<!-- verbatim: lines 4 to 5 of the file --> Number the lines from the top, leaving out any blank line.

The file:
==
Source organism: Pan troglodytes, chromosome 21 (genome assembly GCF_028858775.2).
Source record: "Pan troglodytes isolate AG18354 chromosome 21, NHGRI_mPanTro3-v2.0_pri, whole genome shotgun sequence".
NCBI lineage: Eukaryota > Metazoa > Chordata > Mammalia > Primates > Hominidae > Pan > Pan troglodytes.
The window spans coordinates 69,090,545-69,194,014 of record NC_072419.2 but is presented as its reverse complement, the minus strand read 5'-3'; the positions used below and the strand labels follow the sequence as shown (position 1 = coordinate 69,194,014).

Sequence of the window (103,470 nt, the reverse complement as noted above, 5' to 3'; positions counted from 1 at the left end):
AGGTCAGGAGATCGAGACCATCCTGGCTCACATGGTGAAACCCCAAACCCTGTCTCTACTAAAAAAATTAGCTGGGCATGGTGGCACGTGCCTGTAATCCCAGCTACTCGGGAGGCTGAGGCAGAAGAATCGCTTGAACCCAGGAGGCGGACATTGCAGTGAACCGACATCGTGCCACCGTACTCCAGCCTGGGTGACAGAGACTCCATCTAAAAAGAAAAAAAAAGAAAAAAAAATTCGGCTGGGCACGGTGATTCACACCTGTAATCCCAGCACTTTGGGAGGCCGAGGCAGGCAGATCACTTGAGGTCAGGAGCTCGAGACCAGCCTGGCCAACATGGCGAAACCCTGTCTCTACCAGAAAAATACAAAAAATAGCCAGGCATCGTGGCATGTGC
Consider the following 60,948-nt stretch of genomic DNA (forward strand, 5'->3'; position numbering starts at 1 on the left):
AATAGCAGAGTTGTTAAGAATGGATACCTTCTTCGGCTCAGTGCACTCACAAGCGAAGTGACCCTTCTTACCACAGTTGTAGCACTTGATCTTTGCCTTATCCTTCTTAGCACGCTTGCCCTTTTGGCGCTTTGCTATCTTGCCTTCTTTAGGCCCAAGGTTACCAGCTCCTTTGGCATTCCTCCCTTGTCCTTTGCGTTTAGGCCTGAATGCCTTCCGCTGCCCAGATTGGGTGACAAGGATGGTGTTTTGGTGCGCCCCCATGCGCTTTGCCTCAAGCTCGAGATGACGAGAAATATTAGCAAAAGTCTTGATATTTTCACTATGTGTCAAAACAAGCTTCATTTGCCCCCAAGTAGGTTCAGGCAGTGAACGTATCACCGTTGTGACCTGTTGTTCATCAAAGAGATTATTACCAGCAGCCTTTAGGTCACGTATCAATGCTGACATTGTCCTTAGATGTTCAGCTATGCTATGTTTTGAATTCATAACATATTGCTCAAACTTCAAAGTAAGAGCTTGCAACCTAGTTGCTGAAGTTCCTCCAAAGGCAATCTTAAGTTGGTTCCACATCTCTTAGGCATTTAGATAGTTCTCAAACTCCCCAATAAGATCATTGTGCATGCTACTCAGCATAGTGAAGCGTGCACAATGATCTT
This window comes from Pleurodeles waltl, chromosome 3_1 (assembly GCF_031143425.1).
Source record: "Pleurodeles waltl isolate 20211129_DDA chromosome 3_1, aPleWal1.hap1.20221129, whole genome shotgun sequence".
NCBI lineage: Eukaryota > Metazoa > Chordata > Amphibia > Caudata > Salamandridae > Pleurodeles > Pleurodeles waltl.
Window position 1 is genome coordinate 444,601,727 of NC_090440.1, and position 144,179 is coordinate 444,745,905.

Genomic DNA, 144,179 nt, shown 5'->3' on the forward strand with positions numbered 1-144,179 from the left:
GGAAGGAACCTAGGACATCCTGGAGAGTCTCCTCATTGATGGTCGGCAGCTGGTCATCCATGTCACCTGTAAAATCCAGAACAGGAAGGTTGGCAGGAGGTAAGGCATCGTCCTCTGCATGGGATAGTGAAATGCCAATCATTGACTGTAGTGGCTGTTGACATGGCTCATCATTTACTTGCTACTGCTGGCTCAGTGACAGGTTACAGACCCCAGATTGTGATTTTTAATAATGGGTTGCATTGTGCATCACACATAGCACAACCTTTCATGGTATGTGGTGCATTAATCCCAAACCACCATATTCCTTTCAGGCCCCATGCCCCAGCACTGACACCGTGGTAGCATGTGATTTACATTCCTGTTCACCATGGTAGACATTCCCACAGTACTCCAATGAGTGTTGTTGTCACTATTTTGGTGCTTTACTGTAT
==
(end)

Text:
The window spans coordinates 69,090,545-69,194,014 of record NC_072419.2 but is presented as its reverse complement, the minus strand read 5'-3'; the positions used below and the strand labels follow the sequence as shown (position 1 = coordinate 69,194,014).

Sequence of the window (103,470 nt, the reverse complement as noted above, 5' to 3'; positions counted from 1 at the left end):